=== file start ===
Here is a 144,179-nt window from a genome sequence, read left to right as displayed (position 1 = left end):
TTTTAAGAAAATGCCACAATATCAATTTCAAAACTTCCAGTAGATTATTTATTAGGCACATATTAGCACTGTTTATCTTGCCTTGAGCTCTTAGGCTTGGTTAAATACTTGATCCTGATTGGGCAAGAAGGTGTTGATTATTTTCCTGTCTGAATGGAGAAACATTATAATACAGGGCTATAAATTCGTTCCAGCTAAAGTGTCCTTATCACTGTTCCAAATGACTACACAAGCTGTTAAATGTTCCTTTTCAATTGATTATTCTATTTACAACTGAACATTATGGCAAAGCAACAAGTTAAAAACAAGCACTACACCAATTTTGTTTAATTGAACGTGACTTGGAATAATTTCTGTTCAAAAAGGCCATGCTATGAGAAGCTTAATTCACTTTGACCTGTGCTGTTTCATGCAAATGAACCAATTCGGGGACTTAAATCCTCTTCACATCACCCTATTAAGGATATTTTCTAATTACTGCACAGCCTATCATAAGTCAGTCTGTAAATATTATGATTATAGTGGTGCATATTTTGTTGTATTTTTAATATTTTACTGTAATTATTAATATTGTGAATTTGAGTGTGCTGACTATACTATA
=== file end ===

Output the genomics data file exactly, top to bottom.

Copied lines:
Here is a 144,179-nt window from a genome sequence, read left to right as displayed (position 1 = left end):
TTTTAAGAAAATGCCACAATATCAATTTCAAAACTTCCAGTAGATTATTTATTAGGCACATATTAGCACTGTTTATCTTGCCTTGAGCTCTTAGGCTTGGTTAAATACTTGATCCTGATTGGGCAAGAAGGTGTTGATTATTTTCCTGTCTGAATGGAGAAACATTATAATACAGGGCTATAAATTCGTTCCAGCTAAAGTGTCCTTATCACTGTTCCAAATGACTACACAAGCTGTTAAATGTTCCTTTTCAATTGATTATTCTATTTACAACTGAACATTATGGCAAAGCAACAAGTTAAAAACAAGCACTACACCAATTTTGTTTAATTGAACGTGACTTGGAATAATTTCTGTTCAAAAAGGCCATGCTATGAGAAGCTTAATTCACTTTGACCTGTGCTGTTTCATGCAAATGAACCAATTCGGGGACTTAAATCCTCTTCACATCACCCTATTAAGGATATTTTCTAATTACTGCACAGCCTATCATAAGTCAGTCTGTAAATATTATGATTATAGTGGTGCATATTTTGTTGTATTTTTAATATTTTACTGTAATTATTAATATTGTGAATTTGAGTGTGCTGACTATACTATA